Imagine you have a co-worker, who is not a believer, who lies and takes credit for your project. They paint a picture to your client and supervisor that your participation is minimal. After the meeting, you let them know how displeased you are in a manner that might make a loved one blush. Later in the afternoon, you walk into a restaurant for a bite to eat. The person serving you is rude and hostile. You are clearly interrupting their day. When you receive your order, it’s wrong. You return to the counter, scream and demand to speak to the manager.

But what happens when you see these people later and you have the opportunity to either share the gospel with them through a conversation or perhaps leaving a tract?

Self-control is about disciplining your inner self, letting the Spirit bring our minds and bodies into submission. A Spirit-led life will yield itself to Spirit-led actions and reactions. We will face challenges and we will be offended, but having the fruit of self-control can open the door for opportunities to share Christ. Or unfortunately, close the door. Our lives as believers are different from those who do not trust Christ. We have hope, regardless of how bad things get.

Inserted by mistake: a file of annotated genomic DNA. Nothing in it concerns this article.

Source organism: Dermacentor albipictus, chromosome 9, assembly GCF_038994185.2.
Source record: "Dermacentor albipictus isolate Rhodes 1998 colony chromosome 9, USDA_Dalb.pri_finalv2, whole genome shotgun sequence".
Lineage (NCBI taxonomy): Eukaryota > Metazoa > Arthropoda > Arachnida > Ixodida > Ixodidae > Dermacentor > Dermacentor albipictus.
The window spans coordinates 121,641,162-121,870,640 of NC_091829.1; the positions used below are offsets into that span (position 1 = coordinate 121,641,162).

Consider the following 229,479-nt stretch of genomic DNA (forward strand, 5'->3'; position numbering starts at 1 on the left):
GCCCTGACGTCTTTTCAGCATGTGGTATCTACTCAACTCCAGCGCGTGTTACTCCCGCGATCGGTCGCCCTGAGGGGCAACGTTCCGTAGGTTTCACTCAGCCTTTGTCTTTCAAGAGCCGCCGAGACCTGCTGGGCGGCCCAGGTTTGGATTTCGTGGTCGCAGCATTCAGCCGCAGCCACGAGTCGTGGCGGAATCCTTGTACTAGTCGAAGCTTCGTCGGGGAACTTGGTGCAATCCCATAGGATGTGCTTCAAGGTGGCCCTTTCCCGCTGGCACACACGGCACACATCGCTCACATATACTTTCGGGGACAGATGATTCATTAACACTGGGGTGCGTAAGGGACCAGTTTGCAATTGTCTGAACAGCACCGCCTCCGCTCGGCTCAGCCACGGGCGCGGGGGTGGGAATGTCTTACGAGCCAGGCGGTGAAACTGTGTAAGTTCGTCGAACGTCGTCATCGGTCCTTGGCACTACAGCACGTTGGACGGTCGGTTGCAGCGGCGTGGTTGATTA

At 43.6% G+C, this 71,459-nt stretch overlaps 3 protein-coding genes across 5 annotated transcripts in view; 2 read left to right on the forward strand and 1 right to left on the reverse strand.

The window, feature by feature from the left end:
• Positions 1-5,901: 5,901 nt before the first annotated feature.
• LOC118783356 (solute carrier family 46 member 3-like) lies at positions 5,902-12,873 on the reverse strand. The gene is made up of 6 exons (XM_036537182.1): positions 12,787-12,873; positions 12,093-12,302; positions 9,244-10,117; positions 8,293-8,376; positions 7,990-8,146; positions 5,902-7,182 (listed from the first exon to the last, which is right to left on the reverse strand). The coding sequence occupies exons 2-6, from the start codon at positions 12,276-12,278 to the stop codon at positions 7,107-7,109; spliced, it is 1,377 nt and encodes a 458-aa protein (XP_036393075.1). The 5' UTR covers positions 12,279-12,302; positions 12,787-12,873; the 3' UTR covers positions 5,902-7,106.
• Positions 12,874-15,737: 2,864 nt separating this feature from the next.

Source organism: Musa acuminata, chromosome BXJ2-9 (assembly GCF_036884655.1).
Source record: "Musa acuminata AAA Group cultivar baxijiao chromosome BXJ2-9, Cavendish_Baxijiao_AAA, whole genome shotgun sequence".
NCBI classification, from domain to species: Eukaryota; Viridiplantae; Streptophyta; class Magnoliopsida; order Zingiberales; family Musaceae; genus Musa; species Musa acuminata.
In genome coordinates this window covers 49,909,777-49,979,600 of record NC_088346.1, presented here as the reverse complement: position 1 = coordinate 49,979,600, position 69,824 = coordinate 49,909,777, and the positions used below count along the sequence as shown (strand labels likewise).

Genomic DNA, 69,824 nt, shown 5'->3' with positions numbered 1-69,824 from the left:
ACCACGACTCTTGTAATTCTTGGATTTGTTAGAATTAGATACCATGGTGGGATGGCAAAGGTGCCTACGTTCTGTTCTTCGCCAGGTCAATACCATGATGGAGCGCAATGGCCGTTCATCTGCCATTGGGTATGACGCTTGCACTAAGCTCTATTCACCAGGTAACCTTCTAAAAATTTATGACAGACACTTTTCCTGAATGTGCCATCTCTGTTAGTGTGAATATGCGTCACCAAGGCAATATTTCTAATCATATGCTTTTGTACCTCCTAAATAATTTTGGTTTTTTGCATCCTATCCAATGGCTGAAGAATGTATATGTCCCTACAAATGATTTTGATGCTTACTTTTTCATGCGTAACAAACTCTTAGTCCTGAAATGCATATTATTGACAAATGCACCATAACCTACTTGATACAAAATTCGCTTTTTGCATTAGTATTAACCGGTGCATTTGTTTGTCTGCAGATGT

Self-control and being Spirit-led is not about being walked over, but rather an opportunity to let your light shine before men. When a co-worker lies about you and takes credit for your work, you can approach them in love and use the opportunity to share why you will not take revenge. The door may open for the gospel to be shared then or in the future. When you calmly approach the counter to share your order is not correct, the warmth of kindness can melt a cold heart. Maybe you then plant a seed for someone else to come and share the gospel.

By chance, if you did have the wrong action or reaction, apologies are okay and acceptable.  You can explain you are apologizing for behavior that was not becoming of a Christian.  Sharing that you believe that Christ died for our sins and rose from the dead, you are a Christ follower. “I blew it. But I’m asking your forgiveness for my behavior. I’ve sought the Lord for His and now I ask for yours.” Christians are not perfect, but we are forgiven. 

Disciplining our inner self through self-control can help us win others for Christ.

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